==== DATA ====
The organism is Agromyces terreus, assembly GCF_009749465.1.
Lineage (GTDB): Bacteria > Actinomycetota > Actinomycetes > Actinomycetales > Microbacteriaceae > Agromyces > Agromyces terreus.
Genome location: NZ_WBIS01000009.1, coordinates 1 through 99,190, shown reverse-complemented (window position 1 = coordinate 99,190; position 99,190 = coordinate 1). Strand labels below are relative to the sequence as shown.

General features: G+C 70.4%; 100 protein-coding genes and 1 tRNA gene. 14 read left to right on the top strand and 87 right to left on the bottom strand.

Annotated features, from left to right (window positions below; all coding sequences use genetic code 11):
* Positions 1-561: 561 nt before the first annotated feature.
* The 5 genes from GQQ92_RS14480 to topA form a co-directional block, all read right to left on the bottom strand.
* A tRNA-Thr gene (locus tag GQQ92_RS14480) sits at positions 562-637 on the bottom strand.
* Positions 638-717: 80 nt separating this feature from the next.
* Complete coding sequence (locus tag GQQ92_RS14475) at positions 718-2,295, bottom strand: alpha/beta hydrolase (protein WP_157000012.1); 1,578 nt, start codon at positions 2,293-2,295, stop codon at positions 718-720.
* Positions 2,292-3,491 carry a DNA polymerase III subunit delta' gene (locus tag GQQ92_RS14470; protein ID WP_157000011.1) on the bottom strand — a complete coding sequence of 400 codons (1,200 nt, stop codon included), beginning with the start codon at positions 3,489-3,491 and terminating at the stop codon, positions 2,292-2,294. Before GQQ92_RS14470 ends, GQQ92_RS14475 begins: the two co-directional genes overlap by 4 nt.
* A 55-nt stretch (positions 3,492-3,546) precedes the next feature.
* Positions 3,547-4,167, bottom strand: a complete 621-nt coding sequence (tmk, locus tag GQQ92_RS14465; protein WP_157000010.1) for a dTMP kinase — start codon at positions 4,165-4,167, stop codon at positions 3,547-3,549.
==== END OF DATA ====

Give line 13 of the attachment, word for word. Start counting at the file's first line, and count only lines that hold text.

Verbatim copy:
* Positions 3,547-4,167, bottom strand: a complete 621-nt coding sequence (tmk, locus tag GQQ92_RS14465; protein WP_157000010.1) for a dTMP kinase — start codon at positions 4,165-4,167, stop codon at positions 3,547-3,549.